Time for another Q&A post (yes, I'm finally doing an effort in replying your long overdue questions!).
Here's a question I received a few months ago:
While reading any phd file you usually highlight the important points from that file. How do you manage this thing as there are number of different papers which you have read and later if you need any particular piece of information then how do you search for that one? Maybe you highlighted that part but you have forgotten in which paper you read that particular info
Any idea regarding this?
At that time, I replied very short:
You can for example add notes and keywords in Endnote
So, let me expand on this question, and break this question down into some parts.
First of all, "you usually highlight the important points".
Well, highlighting in a PDF on your computer is not necessarily the most efficient way of absorbing the material. One of my favorite academic bloggers, Dr. Raul Pacheco-Vega, has written a number of excellent posts on taking notes while reading. I recommend you read this post about writing memorandums (which also answers your question in terms of filing your notes!), this post with links to previous posts about the literature review (assuming that you are currently working on your literature review), this post about using colors for highlighting , this post about highlighting and note-taking, and finally this post about taking notes by hand.
Dr Pacheco-Vega's method is brilliantly organized. Mine is certainly more haphazard. Sometimes I will print an article, and my notes will be limited to doodling in the margin (I mostly draw load paths when I try to understand how a structure works). I don't write memorandums nor summaries - but I must say that my memory works like a sponge: I read a paper and I will remember the most important parts of it.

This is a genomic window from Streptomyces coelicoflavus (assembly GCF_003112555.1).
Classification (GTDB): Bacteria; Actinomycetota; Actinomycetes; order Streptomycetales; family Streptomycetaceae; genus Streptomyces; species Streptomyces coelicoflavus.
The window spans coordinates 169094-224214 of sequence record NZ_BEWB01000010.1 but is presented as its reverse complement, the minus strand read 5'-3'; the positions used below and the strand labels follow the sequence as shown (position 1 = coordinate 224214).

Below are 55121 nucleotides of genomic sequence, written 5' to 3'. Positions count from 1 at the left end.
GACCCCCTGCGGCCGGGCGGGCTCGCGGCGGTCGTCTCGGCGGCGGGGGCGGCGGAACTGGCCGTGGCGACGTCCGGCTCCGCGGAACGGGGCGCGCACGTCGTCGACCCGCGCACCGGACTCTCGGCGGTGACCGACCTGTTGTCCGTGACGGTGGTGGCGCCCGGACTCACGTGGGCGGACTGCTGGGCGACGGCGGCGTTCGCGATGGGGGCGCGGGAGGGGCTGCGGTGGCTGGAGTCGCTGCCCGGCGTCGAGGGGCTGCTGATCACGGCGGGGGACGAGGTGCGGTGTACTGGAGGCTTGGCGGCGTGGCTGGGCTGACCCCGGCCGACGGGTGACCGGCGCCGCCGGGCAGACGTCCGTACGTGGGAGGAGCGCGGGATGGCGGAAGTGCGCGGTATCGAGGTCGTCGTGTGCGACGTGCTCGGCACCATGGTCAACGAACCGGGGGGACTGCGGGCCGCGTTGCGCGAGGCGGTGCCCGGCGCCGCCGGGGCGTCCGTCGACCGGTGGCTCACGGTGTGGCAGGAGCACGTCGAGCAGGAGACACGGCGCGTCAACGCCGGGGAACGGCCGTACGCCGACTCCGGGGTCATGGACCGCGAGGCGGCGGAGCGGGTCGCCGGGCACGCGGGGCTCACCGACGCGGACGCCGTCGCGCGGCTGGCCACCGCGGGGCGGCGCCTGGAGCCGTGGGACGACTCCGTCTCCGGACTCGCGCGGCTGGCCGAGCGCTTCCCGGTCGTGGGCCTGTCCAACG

Next topic "there are a number of different papers which you have read"
Don't wait until you've read all the papers on your desk to start writing the document in which you want to process this information. Start from the beginning. Focus on contradictions and links between the papers. I've written previously on how to deal with a large amount of literature.
Final topic "you have forgotten in which paper you read that particular info"
Here's where a good paper management system comes into place. You can use software like Endnote, Zotero, Mendeley, ... to do the job for you. If you do so, I suggest you make sure you have your database as complete as possible: add research notes and keywords if you want to be able to find the paper back, and make sure you add the abstract. I suggest you order the physical copies by alphabet of first author, so you can find your physical copy with your scribbled notes back whenever you need it.
For more tips for your literature review, go here and here.